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Ivan Karbashevskyi
Ivan Karbashevskyi

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Navigating the JavaScript Frontier with is.primitive and is.not_primitive from 'thiis'

JavaScript, the land of endless possibilities, often involves working with different data types. Sometimes, you just need to know if you're dealing with the basic building blocks—primitive values. Enter the is.primitive method and its trusty companion, is.not_primitive, from the 'thiis' package. In this friendly exploration, we'll embark on a journey through JavaScript's diverse landscape and learn how these methods can simplify your coding adventures.

Understanding the Primitives of JavaScript

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Before we dive into the magical world of is.primitive, let's quickly review what primitive values are in JavaScript. Primitives are the simplest, indivisible building blocks of the language. They include numbers, strings, booleans, null, undefined, and symbols. Recognizing these is crucial for understanding how values behave in your code.

Meet is.primitive - Your Guide to Simplicity

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Imagine you're wandering through a vast JavaScript forest, and you come across a mysterious value. Is it a primitive, or something more complex? The is.primitive method acts as your guide, helping you determine if a value is indeed a primitive. Let's see it in action:

import { is } from 'thiis'; // Import the "is" object from the "thiis" package

const myValue = 42;
const result = is.primitive(myValue);

console.log(result); // true
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In this example, we import the "is" object from the "thiis" package and use the is.primitive method to confirm that myValue is indeed a primitive value. As expected, it returns true because the value is a number, a primitive in JavaScript.

The Journey of Examples

Now, let's embark on a delightful journey through six unique scenarios, showcasing the simplicity and power of is.primitive and its companion, is.not_primitive. We'll explore a variety of situations, from user input to streams and arrays.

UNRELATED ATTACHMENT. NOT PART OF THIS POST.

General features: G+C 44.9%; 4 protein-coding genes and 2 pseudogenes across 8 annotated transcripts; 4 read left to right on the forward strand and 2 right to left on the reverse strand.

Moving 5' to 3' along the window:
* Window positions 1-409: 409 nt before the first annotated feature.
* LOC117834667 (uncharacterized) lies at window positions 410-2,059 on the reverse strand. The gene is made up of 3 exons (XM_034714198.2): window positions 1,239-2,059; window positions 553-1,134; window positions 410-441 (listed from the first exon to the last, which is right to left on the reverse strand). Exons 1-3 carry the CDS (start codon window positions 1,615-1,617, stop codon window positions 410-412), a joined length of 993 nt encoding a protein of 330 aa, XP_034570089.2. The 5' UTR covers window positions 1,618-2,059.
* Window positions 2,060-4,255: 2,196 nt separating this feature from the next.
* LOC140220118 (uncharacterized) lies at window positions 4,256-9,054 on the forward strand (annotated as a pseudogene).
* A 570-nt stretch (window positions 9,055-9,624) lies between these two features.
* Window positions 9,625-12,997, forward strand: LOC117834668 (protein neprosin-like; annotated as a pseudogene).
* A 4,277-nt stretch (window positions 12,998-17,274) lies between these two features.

1. Validating User Input as Primitive

When users interact with your application, it's essential to validate their input. is.primitive can help ensure that the input is a simple, primitive value:

import { is } from 'thiis';

function validateUserInput(input) {
  if (is.primitive(input)) {
    return 'Input validated as a primitive value!';
  } else {
    return 'Please provide a simple, primitive value.';
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2. Guarding Against Non-Primitives

Conversely, is.not_primitive is your guardian against non-primitive values. It ensures that the value is not something more complex:

import { is } from 'thiis';

const complexObject = { data: 'not primitive' };

if (is.not_primitive(complexObject)) {
  // Handle the scenario where the value is not a primitive.
} else {
  // Continue with the simplicity of primitives.
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3. Navigating a Stream of Values

Let's dive into the world of streams using RxJS. You can use filter and is.primitive to ensure that your stream processes only primitive values:

import { is } from 'thiis';
import { from } from 'rxjs';
import { filter } from 'rxjs/operators';

const stream$ = from([42, 'a string', { object: 'not primitive' }, true, null]);

  .subscribe(value => {
    console.log(value); // Only primitive values will continue down the stream.
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In this example, the filter(is.primitive) ensures that only primitive values are processed by the stream.

4. Array Exploration with is.not_primitive

Arrays are a common playground for different data types. Use is.not_primitive with some() to check if at least one element is not a primitive:

import { is } from 'thiis';

const mixedArray = [42, 'string', { object: 'not primitive' }, true, null];

const hasNonPrimitive = mixedArray.some(is.not_primitive); // true

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Here, hasNonPrimitive checks if at least one element in mixedArray is not a primitive value.

5. Simple Math with is.primitive

Math operations often involve primitive values. Use is.primitive to ensure that a value is suitable for basic arithmetic:

import { is } from 'thiis';

const myNumber = 42;

if (is.primitive(myNumber)) {
  const result = myNumber * 2;
  console.log(result); // 84
} else {
  console.log('Not a valid primitive for arithmetic operations.');
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6. Checking for undefined

is.not_primitive is handy when checking for undefined, ensuring your code handles cases where a value is not defined:

import { is } from 'thiis';

let myVariable;

if (is.not_primitive(myVariable)) {
  // Handle the scenario where the variable is defined.
} else {
  console.log('Variable is not defined.');
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The Adventure Continues

The is.primitive and is.not_primitive methods from the 'thiis' package are your reliable companions on your JavaScript adventure. They simplify the process of identifying and working with primitive values, making your code clearer and more robust. By adding the 'thiis' package to your JavaScript toolkit and exploring its documentation for more tips and examples, you can navigate the JavaScript landscape with confidence and a touch of simplicity.

So, keep coding, and enjoy the simplicity of primitives in JavaScript!

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